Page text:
Living in a fragmented media world

Jason Fry has a thoughtful piece on the fragmentation of media in the WSJ: A Reality Check for Newspapers (subscription required). He talks about fragmentation of television, music and newspapers.

Some excerpts from the discussion on newspapers:

Articles are emailed around, copied to blogs for commentary, grouped together with stories on the same subject from rival publications, and found by search engines and aggregator services. I have no idea how you’re reading this column. Maybe you found it on the Online Journal’s home page or the technology page. Maybe you saw it because it includes Google’s stock symbol, or it hit your newsreader via an RSS feed. Maybe you followed a link from a blog, Google News or Technorati. Maybe someone emailed it to you. Maybe you printed it out this morning and are reading it now. (However you found it, thank you!)

I can’t control any of that and wouldn’t want to — like any writer, the most-important thing to me is to be read. If the Online Journal started directing readers who followed third-party links to this column to the home page and left them to find their way from there, I’d be furious — because I’d be guaranteed to lose readers who got lost. And if WSJ.com said they were doing that because there were ads on the home page but not on this article, I’d not so gently suggest hiring a competent Web designer instead of suing search engines.

The other thing Copiepresse — and too many content creators — seem to be willfully ignoring is potentially more damaging. Ultimately, what content creators face isn’t new technology, but a sea change in consumer behavior. Consumers don’t want to go back to watching TV at set times, buying albums or reading newspapers page by page. Trying to make them do so using laws that haven’t kept up with technology will fail.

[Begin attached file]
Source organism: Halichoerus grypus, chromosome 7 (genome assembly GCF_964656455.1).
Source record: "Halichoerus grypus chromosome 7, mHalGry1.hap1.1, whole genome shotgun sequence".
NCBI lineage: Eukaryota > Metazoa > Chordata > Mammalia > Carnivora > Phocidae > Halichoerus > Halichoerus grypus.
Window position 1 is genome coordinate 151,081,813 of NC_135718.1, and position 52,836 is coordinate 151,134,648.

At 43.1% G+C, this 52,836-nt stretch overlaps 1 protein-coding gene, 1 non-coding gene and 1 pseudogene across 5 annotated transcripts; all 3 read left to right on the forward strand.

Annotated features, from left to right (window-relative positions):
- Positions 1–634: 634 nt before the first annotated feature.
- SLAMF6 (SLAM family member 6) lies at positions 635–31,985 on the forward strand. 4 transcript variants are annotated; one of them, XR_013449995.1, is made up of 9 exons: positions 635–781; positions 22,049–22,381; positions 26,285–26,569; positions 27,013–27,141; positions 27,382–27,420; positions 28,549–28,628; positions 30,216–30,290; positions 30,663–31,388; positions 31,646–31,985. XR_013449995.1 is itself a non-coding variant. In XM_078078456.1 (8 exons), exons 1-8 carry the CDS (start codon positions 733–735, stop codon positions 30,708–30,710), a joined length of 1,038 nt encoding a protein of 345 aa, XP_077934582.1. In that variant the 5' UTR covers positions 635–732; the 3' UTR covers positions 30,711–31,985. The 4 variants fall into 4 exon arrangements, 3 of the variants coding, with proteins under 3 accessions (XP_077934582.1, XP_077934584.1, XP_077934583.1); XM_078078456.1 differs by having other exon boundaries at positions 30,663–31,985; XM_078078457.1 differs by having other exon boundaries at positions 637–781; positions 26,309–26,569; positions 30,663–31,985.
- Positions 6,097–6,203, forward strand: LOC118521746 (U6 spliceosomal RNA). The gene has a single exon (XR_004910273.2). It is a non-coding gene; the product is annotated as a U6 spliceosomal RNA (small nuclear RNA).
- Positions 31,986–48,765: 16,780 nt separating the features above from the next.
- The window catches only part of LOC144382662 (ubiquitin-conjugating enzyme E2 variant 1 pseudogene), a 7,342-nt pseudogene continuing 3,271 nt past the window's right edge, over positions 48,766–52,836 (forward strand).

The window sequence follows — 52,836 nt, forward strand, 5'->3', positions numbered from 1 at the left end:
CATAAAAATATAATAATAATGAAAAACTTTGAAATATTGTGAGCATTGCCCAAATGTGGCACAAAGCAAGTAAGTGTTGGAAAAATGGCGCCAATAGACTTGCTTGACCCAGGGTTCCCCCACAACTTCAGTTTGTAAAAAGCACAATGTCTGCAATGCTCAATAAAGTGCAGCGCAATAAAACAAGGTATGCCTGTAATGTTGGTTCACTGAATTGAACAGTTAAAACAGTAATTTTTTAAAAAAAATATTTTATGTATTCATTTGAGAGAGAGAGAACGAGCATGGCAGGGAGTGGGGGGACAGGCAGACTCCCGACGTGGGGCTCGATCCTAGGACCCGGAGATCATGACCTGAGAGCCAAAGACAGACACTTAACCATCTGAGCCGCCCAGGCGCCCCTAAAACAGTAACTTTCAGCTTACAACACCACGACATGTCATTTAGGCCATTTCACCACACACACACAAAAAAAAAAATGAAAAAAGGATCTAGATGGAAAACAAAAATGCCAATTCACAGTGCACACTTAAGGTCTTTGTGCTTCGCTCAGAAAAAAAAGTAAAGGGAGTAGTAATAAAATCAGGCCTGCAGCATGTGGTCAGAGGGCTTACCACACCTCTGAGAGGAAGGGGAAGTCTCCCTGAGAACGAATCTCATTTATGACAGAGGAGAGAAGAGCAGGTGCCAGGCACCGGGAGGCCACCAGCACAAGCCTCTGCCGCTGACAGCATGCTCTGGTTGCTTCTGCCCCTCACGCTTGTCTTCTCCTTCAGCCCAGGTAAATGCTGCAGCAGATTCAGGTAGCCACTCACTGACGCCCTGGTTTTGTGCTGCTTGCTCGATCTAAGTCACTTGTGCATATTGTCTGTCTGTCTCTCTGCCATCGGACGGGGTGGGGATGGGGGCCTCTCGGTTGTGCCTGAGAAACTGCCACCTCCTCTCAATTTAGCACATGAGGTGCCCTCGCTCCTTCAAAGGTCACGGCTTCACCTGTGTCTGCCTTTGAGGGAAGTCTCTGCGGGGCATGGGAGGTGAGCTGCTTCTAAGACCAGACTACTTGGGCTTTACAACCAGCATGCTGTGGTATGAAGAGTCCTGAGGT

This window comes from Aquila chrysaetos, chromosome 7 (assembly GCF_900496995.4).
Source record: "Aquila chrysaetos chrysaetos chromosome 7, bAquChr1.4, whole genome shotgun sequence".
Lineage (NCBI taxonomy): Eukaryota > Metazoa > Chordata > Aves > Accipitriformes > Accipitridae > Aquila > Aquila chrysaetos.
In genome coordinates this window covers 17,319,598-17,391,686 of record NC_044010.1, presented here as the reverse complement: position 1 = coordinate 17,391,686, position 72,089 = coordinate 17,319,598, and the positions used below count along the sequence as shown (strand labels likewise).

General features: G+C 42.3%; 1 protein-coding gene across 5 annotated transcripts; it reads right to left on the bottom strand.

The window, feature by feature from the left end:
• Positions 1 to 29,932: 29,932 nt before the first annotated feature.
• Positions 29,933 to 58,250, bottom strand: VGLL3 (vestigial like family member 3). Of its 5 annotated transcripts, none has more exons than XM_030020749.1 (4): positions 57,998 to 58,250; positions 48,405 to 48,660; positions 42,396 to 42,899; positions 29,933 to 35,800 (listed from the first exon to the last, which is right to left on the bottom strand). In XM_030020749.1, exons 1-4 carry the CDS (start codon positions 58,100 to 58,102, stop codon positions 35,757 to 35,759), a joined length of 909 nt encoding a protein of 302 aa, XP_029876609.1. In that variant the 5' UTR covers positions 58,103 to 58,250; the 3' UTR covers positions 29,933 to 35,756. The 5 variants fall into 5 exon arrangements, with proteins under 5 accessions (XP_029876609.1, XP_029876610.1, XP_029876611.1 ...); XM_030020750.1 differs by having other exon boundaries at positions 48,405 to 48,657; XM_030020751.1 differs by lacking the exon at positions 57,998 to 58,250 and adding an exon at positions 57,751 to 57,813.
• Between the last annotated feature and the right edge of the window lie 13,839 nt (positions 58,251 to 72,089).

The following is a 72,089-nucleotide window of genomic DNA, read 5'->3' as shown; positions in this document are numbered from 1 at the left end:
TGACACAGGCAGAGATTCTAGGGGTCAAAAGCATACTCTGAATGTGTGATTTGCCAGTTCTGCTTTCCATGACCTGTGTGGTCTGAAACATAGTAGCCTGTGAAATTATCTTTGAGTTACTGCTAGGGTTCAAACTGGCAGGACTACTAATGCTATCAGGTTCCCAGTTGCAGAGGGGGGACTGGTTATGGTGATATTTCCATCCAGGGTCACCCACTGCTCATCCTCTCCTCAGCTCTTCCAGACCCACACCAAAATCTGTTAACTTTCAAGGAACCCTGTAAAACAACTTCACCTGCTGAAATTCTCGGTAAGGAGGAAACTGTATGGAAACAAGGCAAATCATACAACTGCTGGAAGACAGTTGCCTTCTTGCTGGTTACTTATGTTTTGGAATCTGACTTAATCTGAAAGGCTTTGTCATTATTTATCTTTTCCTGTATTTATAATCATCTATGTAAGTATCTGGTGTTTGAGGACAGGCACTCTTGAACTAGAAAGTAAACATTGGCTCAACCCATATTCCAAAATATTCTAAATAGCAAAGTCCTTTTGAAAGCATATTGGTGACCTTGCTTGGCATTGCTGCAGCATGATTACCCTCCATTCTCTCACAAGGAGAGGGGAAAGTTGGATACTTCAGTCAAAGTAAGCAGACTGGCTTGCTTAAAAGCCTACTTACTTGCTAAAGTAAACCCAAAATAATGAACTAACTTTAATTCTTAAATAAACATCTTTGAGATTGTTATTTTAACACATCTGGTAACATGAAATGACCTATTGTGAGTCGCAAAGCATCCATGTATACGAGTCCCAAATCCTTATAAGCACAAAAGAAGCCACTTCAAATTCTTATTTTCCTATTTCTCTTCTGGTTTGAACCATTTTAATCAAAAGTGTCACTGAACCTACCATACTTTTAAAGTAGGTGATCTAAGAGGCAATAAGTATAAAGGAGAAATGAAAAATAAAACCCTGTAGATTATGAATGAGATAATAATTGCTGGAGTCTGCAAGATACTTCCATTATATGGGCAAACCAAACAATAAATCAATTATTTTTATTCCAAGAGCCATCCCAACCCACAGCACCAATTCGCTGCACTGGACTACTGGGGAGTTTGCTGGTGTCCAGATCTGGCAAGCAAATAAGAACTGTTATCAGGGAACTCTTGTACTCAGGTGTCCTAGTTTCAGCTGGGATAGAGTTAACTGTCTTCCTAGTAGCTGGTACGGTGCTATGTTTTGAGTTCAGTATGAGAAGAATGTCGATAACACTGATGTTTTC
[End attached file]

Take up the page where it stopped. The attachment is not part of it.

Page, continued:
Fragmentation is only going to accelerate. I’ve written about the small percentage of visitors to nytimes.com and washingtonpost.com that visit the home page.

A few weeks ago, Gail Griffin, general manager of WSJ.com, asked what I thought about the information architecture of the site. I didn’t have an answer — most of my WSJ reading is done through Google Reader. The little bit that isn’t is links from friends. I then re-mix the content that I find interesting into feeds on Blue Dot and Google Reader and posts on this blog.

This blog post is also indicative of another problem with traditional newspaper thinking: focusing only on the next day. Good content is good content and can be useful well after publication. I just got around to reading and writing about this story – 12 days after its publication.

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About Rakesh Agrawal

Rakesh Agrawal is CEO of redesign | mobile. Previously, he launched local and mobile products for Microsoft and AOL. His personal blog is at http://blog.agrawals.org and tweets at @rakeshlobster.
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